We sailed on. We had lost sight of the other canoe and wondered whether it had sunk or gone back. The wind increased and the waves rose higher and higher. We took down the sail because it was no longer possible to control it. It seemed only a matter of minutes before one of the waves would strike us and sink us all.


I called to Mahkarolla, “What shall we do?” He said nothing. He did not so much as glance back. I called his name. He paid no attention. I wondered if he were sulking. This seemed unlike him, but most Murngin occasionally sulk and I wondered if he might feel that I had brought him into this very dangerous situation and blame me for it. With the foolish hope that it might be possible for us to get back to safety, I yelled again and asked if it were necessary for us to go on. He ignored me. After several more futile attempts to get his attention and some profane comment I subsided. There was complete silence in the boat.


Hours went by. Everyone remained quiet. I felt isolated and alone. The sun had gone down behind a bank of red clouds. In many of the Murngin ceremonies red clouds are a symbol of the end of things. The sea had turned blood red, ugly and morbid.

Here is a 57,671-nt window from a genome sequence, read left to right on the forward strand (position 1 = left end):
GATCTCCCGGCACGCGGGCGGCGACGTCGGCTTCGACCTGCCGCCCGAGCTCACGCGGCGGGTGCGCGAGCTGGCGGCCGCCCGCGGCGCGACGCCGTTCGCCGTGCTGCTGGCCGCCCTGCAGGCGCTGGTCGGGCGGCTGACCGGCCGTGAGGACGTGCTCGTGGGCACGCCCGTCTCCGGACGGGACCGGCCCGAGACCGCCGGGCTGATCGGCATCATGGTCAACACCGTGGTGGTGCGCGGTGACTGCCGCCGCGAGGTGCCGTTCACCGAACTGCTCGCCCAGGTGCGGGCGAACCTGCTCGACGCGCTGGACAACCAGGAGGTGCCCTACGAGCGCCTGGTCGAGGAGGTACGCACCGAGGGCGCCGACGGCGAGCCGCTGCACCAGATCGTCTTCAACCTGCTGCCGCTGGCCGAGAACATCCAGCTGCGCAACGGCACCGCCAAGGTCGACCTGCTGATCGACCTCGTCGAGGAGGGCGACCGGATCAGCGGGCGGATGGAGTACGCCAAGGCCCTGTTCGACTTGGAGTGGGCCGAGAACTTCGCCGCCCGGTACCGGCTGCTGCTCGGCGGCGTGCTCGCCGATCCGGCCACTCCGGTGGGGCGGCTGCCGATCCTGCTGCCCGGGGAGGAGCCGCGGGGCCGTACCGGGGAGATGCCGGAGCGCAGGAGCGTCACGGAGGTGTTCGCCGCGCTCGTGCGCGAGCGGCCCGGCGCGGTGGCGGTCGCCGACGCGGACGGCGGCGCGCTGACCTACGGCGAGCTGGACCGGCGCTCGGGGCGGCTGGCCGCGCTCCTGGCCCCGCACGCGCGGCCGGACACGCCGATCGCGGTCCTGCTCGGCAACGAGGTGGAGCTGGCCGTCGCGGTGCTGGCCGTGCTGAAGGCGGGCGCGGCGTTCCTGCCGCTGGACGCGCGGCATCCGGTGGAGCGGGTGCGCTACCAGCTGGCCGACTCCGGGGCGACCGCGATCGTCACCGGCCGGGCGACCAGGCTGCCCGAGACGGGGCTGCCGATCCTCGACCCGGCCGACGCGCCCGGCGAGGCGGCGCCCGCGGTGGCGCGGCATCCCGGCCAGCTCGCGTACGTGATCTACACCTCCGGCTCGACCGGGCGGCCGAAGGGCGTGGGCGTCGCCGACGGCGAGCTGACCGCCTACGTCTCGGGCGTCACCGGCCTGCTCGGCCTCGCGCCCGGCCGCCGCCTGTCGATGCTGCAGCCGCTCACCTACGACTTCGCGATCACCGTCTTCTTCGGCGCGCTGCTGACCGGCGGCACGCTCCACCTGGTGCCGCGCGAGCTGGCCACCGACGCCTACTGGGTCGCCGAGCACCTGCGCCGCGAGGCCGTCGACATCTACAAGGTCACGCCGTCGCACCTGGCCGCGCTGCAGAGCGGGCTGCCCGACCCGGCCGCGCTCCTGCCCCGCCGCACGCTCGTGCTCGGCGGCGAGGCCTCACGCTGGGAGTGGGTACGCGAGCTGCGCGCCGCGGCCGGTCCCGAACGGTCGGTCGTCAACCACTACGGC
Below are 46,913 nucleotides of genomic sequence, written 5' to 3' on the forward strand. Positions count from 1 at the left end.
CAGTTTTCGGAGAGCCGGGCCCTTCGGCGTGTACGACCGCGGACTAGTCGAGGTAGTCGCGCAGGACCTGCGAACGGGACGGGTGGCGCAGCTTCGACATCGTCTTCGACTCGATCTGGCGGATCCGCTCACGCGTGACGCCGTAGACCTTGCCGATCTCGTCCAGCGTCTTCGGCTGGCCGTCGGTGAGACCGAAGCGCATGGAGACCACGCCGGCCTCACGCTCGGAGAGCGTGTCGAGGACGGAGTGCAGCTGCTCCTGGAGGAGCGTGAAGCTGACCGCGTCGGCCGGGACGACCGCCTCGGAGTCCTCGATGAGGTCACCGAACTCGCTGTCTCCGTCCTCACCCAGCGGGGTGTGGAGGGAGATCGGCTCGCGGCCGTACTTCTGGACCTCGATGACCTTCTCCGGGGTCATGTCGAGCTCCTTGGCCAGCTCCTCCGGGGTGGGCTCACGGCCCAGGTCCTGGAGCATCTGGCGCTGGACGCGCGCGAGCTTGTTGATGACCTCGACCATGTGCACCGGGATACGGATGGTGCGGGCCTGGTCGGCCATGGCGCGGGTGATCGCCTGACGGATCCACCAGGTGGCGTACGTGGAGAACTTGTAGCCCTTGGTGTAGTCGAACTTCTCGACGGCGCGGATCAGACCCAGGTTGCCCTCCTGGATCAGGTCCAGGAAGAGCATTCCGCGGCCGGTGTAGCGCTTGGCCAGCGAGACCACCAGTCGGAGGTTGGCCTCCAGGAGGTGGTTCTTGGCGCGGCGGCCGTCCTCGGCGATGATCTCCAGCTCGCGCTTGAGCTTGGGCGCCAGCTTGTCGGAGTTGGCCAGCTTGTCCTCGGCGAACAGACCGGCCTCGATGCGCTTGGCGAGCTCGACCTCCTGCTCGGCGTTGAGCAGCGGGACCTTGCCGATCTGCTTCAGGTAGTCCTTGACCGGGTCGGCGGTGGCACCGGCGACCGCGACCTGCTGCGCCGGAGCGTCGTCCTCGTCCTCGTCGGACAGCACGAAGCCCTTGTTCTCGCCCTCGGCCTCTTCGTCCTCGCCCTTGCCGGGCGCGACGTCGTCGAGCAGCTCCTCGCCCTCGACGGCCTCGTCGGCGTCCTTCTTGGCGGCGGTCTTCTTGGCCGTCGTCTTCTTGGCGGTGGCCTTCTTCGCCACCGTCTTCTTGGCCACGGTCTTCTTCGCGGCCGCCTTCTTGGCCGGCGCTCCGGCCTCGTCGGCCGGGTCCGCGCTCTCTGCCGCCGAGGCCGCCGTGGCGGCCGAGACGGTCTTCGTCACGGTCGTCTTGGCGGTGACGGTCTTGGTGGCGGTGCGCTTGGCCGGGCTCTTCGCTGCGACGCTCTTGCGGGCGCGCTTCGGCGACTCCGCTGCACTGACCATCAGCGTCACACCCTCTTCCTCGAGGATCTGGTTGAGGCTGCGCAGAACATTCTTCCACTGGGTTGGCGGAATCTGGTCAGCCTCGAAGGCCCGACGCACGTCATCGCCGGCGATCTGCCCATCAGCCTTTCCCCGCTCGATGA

Darkness came, and with the night the waves quieted and the wind lessened. About midnight we came to a desert island lying a few hundred yards off the shore. The island was formed like a semicircular hill with one small beach at the bend. We saw a campfire on the beach and were afraid to land because the coastal and bush peoples had been fighting. Marauding bands from the interior had been coming down to the coastal country. We drew closer and discovered the party to be Murngin – the other canoe had landed safely.